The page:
The number of global weakest links (issuers rated 'B-' or lower by S&P Global Ratings with negative outlooks or ratings on CreditWatch with negative implications) has increased to 600, from 440 in S&P Global Ratings’ last report. The aftermath of the last recession created an elevated number of speculative-grade issuers and weakest links, and the number of weakest links over the total speculative-grade population has risen to an all-time high of 25.6%. Default rates among weakest links are typically about eight times higher on average globally—the trailing-12-month weakest links default rate is 28.2%, compared with a speculative-grade default rate of 2.8%. The media and entertainment, including hotels, gaming, and leisure (103 issuers); consumer products (82 issuers); and oil and gas (62 issuers) sectors lead weakest links—together they account for 41% of weakest links.

—Read the full report from S&P Global Ratings

U.S. Consumer Durables And Apparel Aren't Wearing Coronavirus Pressure Well

The majority of consumer durables and apparel issuers have been downgraded and/or have negative outlooks, reflecting further downside risk from the COVID-19 pandemic. S&P Global Ratings estimates calendar 2020 results will be poor, with unprecedented revenue and profitability declines, more severe than in previous recessions. While our economists forecast a gradual recovery beginning in the second half of calendar 2020, S&P Global Ratings does not anticipate a meaningful recovery in credit measures until the back half of calendar 2021 at the earliest for many companies. Liquidity is sufficient for most issuers, but those with upcoming debt maturities or in the 'B' and 'CCC' rating categories will have more difficulty refinancing, or face liquidity pressures due to declining cash flow.

—Read the full report from S&P Global Ratings

SF Credit Brief: Over Half Of CLOs In CLO Insights Index Have Ratings On Watch; About 10% Paid Down Senior Notes Due To Interest Diversion

About 9% of corporate obligors across the CLO Insights 2020 Index have issuer credit ratings on CreditWatch with negative implications, while more than 30% carry a negative rating outlook. Of the 410 transactions in the index, over 200 CLOs have at least one tranche rating currently listed on CreditWatch. Overall, ratings on more than 28% of U.S. BSL CLO collateral have been lowered or placed on CreditWatch since early March, while 418 tranches across 316 CLO transactions are currently listed on CreditWatch with negative implications.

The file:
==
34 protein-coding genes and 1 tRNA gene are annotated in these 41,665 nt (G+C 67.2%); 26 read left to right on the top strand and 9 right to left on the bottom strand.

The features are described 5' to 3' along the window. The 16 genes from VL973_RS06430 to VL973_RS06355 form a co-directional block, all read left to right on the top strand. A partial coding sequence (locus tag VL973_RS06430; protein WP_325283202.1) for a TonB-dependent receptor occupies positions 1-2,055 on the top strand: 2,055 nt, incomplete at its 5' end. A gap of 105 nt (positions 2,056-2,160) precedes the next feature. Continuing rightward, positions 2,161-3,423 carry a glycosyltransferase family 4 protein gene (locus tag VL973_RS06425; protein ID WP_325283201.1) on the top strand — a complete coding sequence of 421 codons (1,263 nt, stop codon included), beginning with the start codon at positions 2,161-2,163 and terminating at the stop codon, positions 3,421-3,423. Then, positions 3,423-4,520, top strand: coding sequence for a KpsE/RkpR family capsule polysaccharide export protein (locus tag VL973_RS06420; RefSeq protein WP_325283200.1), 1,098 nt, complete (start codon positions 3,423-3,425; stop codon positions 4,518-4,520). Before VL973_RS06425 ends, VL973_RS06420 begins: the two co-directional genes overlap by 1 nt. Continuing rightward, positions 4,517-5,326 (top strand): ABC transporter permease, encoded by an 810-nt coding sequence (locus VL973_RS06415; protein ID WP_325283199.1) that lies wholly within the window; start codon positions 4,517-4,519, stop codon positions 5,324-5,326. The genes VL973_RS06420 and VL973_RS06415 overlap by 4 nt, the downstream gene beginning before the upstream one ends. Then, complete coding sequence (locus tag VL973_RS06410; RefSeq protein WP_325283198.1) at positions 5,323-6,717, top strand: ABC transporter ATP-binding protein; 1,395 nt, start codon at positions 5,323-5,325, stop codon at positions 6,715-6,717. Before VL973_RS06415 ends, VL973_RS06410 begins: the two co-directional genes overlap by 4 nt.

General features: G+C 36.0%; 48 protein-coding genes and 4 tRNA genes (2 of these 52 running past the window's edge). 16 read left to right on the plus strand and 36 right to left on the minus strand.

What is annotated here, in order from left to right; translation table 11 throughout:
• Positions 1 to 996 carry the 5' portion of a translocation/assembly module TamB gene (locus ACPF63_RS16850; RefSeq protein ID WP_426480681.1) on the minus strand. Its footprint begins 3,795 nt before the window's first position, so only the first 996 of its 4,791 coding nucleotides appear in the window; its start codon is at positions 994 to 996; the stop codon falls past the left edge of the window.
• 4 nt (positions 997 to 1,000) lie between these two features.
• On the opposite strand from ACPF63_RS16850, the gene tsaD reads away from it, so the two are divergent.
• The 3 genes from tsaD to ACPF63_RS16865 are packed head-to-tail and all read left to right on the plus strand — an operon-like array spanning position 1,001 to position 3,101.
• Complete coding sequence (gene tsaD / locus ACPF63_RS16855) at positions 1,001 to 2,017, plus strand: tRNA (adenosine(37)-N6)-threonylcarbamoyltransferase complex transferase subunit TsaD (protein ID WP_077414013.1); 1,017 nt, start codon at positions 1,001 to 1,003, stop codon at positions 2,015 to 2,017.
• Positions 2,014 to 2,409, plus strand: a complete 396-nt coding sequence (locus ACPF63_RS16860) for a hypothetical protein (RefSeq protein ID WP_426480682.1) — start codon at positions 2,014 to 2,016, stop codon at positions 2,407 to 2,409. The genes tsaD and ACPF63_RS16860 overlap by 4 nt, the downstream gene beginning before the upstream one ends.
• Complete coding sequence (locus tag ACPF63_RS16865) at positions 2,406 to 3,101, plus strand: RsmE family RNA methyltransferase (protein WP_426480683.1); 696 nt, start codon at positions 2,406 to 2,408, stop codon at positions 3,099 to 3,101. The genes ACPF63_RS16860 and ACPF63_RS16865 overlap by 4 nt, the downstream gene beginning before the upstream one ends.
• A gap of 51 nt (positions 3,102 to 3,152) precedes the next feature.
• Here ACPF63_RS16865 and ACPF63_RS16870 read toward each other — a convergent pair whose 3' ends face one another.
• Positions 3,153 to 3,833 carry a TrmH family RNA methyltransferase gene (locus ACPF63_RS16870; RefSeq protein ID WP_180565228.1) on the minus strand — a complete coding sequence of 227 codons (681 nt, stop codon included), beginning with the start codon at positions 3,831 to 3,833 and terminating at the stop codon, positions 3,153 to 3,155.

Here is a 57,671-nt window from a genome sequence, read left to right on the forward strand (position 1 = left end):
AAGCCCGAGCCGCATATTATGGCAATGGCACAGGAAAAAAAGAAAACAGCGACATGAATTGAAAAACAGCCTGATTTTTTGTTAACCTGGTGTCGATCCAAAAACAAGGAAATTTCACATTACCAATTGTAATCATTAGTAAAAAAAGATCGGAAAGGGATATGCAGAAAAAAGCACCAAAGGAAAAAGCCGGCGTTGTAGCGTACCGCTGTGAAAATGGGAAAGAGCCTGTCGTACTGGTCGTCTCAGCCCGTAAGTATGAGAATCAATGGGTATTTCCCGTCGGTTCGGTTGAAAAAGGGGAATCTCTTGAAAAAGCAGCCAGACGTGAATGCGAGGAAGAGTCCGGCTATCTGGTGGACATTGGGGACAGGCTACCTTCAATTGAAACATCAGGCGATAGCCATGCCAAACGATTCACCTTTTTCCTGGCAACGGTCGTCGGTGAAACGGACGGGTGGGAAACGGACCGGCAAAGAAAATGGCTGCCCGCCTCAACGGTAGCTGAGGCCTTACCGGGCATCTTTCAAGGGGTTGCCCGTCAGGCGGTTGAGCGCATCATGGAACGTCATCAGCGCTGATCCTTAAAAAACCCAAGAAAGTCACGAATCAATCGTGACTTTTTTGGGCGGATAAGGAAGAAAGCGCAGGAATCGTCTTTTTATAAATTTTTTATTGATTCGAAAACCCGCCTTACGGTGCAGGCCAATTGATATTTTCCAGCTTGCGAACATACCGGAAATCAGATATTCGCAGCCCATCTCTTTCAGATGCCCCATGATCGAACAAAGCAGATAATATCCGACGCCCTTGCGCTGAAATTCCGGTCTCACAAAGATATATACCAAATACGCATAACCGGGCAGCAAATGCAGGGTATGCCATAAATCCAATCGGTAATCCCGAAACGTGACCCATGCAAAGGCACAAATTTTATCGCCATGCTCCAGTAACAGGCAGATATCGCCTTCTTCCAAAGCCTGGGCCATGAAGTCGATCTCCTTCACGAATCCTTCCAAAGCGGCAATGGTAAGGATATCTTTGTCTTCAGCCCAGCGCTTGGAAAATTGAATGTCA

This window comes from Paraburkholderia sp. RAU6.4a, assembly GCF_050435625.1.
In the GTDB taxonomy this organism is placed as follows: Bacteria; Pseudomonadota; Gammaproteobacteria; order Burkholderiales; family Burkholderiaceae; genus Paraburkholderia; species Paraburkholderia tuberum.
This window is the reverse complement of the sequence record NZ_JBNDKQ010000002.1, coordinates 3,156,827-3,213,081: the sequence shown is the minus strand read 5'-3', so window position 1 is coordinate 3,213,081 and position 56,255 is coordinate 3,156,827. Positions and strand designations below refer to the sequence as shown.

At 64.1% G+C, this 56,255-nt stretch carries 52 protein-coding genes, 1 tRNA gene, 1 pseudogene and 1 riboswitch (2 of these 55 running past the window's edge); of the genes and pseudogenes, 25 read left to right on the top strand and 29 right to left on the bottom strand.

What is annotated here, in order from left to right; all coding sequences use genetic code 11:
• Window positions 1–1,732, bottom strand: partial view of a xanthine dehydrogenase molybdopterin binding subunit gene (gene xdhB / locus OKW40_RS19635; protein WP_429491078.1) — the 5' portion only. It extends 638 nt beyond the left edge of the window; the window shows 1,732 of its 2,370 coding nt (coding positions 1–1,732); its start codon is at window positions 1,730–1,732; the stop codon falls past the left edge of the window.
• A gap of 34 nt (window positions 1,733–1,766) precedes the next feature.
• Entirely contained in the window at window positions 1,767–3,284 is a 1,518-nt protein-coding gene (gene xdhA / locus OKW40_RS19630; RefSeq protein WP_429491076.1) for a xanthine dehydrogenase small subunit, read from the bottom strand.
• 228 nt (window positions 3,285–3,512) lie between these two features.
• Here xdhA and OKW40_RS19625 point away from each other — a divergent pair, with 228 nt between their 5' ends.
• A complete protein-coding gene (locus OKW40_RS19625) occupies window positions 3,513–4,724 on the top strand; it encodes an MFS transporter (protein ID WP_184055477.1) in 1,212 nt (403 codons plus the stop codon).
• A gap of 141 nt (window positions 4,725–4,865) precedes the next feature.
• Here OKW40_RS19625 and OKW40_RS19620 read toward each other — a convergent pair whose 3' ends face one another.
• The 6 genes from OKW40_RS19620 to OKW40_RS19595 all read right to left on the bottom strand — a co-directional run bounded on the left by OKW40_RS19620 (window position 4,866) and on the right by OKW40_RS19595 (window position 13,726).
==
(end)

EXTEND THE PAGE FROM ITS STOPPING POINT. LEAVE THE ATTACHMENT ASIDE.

—Read the full report from S&P Global Ratings

Municipal Bonds Are Being Left Behind

Corporate bonds have garnered a lot of attention lately, as the Federal Reserve continues to stabilize markets by establishing multiple facilities that support both the primary and secondary corporate bond markets. As a result, credit spreads have tightened significantly from where they were in March. Since March 23, 2020, the option-adjusted spread on the S&P U.S. Investment Grade Corporate Bond Index tightened more than 150 bps, and yields were within only 50 bps of their all-time lows as of April 30, 2020. Meanwhile, municipal bonds experienced greater spread widening in March and did not see the extreme tightening that investment-grade corporate bonds did. As of April 30, 2020, the yield of the S&P National AMT-Free Municipal Bond Index was still more than 100 bps above its pre-COVID-19 low.

—Read the full article from S&P Dow Jones Indices

Banking Sector Under Pressure

Virus hits Q1 global transaction banking revenues; steeper drop expected in Q2